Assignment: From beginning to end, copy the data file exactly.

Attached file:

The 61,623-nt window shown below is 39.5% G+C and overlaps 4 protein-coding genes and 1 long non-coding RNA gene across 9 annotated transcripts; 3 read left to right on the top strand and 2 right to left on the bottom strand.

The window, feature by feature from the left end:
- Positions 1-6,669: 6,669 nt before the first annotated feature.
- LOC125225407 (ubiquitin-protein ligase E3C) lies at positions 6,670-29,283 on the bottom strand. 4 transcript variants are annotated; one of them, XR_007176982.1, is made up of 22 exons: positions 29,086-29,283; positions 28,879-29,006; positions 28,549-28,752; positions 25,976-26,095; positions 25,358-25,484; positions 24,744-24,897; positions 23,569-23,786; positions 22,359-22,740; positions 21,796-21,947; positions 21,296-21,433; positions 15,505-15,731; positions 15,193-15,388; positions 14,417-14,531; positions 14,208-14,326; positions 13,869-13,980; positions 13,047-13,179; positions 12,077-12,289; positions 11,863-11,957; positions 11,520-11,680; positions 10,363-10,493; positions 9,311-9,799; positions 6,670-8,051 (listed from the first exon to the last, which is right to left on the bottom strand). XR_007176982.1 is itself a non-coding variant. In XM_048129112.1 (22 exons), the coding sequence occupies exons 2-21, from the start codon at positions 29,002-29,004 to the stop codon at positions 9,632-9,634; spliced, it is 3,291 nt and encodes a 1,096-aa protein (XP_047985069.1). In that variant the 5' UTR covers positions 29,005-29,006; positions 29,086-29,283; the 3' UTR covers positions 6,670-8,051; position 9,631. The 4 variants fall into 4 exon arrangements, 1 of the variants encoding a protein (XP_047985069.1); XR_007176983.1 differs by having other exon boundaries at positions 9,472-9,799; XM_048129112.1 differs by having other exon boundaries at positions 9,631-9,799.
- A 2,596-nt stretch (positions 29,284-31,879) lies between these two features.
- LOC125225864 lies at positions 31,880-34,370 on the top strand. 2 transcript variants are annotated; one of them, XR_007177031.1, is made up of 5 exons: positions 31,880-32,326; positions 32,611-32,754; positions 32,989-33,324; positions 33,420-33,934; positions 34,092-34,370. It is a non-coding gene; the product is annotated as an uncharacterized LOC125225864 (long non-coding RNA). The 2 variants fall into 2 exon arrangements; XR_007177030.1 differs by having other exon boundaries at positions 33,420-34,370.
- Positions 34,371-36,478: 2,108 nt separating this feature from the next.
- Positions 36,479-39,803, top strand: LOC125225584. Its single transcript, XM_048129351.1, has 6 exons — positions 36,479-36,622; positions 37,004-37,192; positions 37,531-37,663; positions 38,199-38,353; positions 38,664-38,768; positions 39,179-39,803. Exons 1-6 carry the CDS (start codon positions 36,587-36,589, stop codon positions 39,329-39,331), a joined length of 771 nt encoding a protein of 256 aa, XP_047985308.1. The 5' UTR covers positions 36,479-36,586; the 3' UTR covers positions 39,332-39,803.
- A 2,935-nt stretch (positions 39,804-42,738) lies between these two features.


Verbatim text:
The 61,623-nt window shown below is 39.5% G+C and overlaps 4 protein-coding genes and 1 long non-coding RNA gene across 9 annotated transcripts; 3 read left to right on the top strand and 2 right to left on the bottom strand.

The window, feature by feature from the left end:
- Positions 1-6,669: 6,669 nt before the first annotated feature.
- LOC125225407 (ubiquitin-protein ligase E3C) lies at positions 6,670-29,283 on the bottom strand. 4 transcript variants are annotated; one of them, XR_007176982.1, is made up of 22 exons: positions 29,086-29,283; positions 28,879-29,006; positions 28,549-28,752; positions 25,976-26,095; positions 25,358-25,484; positions 24,744-24,897; positions 23,569-23,786; positions 22,359-22,740; positions 21,796-21,947; positions 21,296-21,433; positions 15,505-15,731; positions 15,193-15,388; positions 14,417-14,531; positions 14,208-14,326; positions 13,869-13,980; positions 13,047-13,179; positions 12,077-12,289; positions 11,863-11,957; positions 11,520-11,680; positions 10,363-10,493; positions 9,311-9,799; positions 6,670-8,051 (listed from the first exon to the last, which is right to left on the bottom strand). XR_007176982.1 is itself a non-coding variant. In XM_048129112.1 (22 exons), the coding sequence occupies exons 2-21, from the start codon at positions 29,002-29,004 to the stop codon at positions 9,632-9,634; spliced, it is 3,291 nt and encodes a 1,096-aa protein (XP_047985069.1). In that variant the 5' UTR covers positions 29,005-29,006; positions 29,086-29,283; the 3' UTR covers positions 6,670-8,051; position 9,631. The 4 variants fall into 4 exon arrangements, 1 of the variants encoding a protein (XP_047985069.1); XR_007176983.1 differs by having other exon boundaries at positions 9,472-9,799; XM_048129112.1 differs by having other exon boundaries at positions 9,631-9,799.
- A 2,596-nt stretch (positions 29,284-31,879) lies between these two features.
- LOC125225864 lies at positions 31,880-34,370 on the top strand. 2 transcript variants are annotated; one of them, XR_007177031.1, is made up of 5 exons: positions 31,880-32,326; positions 32,611-32,754; positions 32,989-33,324; positions 33,420-33,934; positions 34,092-34,370. It is a non-coding gene; the product is annotated as an uncharacterized LOC125225864 (long non-coding RNA). The 2 variants fall into 2 exon arrangements; XR_007177030.1 differs by having other exon boundaries at positions 33,420-34,370.
- Positions 34,371-36,478: 2,108 nt separating this feature from the next.
- Positions 36,479-39,803, top strand: LOC125225584. Its single transcript, XM_048129351.1, has 6 exons — positions 36,479-36,622; positions 37,004-37,192; positions 37,531-37,663; positions 38,199-38,353; positions 38,664-38,768; positions 39,179-39,803. Exons 1-6 carry the CDS (start codon positions 36,587-36,589, stop codon positions 39,329-39,331), a joined length of 771 nt encoding a protein of 256 aa, XP_047985308.1. The 5' UTR covers positions 36,479-36,586; the 3' UTR covers positions 39,332-39,803.
- A 2,935-nt stretch (positions 39,804-42,738) lies between these two features.